Juul halts sales of mint flavor
WASHINGTON (AP) — Juul Labs said Thursday it will halt U.S. sales of its best-selling, mint-flavored electronic cigarettes as it struggles to survive a nationwide backlash against vaping.
The voluntary step comes days after new government research showed that Juul is the top brand among high schoolers who use e-cigarettes and that many prefer mint.
“These results are unacceptable,” said the company’s CEO K.C. Crosthwaite, adding in a statement that the company must “earn the trust of society.”
Underage vaping has reached what health officials call epidemic levels. In the latest government survey, 1 in 4 high school students reported using e-cigarettes in the previous month, despite federal law banning sales to those under 18.
Under fire for its alleged role in sparking the vaping craze among teens, Juul has made a series of concessions to try and weather a crackdown from local, state and federal officials. It stopped selling popular fruit and dessert flavors in stores last year, and last month, stopped selling them online, too.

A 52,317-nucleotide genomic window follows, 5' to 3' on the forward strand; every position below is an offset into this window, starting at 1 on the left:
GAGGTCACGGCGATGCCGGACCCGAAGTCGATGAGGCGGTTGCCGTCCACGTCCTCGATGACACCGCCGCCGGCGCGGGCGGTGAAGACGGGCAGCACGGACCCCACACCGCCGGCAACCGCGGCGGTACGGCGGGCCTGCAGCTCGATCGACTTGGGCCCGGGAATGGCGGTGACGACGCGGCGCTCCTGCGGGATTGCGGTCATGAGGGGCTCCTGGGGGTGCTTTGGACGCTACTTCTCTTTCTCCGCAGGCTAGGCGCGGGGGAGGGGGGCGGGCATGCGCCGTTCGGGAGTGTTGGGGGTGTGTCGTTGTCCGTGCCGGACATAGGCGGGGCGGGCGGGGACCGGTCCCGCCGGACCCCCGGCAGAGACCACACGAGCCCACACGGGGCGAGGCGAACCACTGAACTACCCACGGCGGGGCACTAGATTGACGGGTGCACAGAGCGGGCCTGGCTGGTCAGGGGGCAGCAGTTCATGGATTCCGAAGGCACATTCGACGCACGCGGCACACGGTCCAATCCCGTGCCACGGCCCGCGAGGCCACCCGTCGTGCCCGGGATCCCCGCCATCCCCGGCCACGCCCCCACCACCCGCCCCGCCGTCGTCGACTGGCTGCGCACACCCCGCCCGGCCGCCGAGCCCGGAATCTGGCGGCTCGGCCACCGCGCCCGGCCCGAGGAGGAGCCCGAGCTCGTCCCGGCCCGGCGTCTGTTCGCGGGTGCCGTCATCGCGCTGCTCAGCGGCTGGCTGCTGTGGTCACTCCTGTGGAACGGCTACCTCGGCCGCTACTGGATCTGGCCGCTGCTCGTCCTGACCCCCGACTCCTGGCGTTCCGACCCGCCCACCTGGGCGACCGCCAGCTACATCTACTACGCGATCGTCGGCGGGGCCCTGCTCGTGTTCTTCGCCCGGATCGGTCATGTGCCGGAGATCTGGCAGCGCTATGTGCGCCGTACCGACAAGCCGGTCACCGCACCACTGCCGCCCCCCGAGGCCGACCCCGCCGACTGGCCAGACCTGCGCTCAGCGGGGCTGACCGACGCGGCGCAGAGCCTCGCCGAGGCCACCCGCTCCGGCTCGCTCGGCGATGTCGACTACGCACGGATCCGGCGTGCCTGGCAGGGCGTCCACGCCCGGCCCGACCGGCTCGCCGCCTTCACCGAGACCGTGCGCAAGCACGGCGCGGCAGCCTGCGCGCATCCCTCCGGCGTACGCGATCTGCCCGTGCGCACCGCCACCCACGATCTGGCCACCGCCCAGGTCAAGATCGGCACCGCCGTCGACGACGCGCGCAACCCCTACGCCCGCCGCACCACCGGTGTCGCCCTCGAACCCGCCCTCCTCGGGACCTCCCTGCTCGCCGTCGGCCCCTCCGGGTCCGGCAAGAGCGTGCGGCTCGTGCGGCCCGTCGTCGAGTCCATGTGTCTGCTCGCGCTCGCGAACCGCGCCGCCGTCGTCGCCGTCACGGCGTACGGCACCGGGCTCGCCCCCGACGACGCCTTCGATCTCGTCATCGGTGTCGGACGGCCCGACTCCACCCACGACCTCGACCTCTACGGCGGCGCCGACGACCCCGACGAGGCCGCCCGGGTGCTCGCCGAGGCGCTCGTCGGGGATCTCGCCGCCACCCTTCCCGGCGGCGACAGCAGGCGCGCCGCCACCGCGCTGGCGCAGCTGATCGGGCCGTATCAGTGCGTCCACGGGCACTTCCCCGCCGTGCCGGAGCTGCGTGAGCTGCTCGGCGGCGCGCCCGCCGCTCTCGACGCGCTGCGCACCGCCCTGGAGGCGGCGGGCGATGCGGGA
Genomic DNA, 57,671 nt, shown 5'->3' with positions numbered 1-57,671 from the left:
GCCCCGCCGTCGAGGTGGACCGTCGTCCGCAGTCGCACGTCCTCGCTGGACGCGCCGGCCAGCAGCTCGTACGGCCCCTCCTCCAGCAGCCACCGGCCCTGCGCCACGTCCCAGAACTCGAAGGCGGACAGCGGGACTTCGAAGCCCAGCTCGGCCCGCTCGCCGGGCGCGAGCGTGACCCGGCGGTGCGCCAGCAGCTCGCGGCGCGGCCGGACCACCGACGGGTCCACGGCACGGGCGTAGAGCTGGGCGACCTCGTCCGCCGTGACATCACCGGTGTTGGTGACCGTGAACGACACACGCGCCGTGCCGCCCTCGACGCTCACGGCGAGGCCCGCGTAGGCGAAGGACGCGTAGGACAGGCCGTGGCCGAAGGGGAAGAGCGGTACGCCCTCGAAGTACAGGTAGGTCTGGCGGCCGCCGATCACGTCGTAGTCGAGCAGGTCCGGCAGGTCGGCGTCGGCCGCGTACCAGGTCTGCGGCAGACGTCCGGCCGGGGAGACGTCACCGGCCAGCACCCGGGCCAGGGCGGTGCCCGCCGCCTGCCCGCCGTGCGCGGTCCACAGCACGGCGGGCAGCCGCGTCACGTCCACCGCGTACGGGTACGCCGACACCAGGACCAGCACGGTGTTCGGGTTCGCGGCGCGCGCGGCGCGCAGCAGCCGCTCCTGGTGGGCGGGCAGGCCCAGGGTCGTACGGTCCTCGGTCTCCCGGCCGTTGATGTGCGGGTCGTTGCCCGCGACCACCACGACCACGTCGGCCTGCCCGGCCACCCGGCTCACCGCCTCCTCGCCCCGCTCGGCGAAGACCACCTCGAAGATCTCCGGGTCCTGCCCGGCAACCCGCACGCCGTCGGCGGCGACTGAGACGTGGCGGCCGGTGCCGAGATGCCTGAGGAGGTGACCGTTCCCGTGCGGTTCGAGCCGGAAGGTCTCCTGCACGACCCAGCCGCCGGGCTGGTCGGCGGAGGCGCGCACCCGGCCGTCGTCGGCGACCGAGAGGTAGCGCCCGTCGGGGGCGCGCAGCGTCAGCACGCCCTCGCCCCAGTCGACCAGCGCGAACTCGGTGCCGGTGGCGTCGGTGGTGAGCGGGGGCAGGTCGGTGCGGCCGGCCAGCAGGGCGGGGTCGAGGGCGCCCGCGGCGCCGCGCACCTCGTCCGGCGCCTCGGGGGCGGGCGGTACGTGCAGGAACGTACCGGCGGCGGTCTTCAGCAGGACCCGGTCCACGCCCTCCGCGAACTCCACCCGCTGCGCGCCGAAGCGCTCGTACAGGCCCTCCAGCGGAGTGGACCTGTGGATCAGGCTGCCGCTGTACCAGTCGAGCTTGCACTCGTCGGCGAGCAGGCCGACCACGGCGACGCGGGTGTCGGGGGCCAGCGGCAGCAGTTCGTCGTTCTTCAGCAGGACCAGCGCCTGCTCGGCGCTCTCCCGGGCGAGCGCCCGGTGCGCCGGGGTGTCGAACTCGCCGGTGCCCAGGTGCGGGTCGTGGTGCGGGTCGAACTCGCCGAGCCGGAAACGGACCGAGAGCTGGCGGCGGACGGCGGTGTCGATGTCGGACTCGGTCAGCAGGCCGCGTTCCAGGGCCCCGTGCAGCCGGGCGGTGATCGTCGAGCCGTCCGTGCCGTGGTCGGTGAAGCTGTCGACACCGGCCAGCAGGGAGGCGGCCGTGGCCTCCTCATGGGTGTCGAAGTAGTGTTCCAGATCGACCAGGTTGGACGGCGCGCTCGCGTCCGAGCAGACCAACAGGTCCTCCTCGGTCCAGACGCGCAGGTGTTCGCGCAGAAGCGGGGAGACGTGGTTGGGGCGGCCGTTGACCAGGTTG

Earlier, the company replaced its CEO and pledged to stop advertising its products. For years, Juul has argued that its e-cigarettes are intended to help adult smokers switch to a less harmful nicotine product. But its early marketing campaigns were mainly on social media and featured young, stylish models. The company subsequently shuttered its Facebook and Instagram accounts.
After halting mint sales, Juul will only sell menthol and tobacco flavors. Mint and menthol accounted for nearly 60% of the company’s retail sales in the past year.
Fruit, candy, dessert and other flavored e-cigarettes have been targeted because of their appeal to underage users.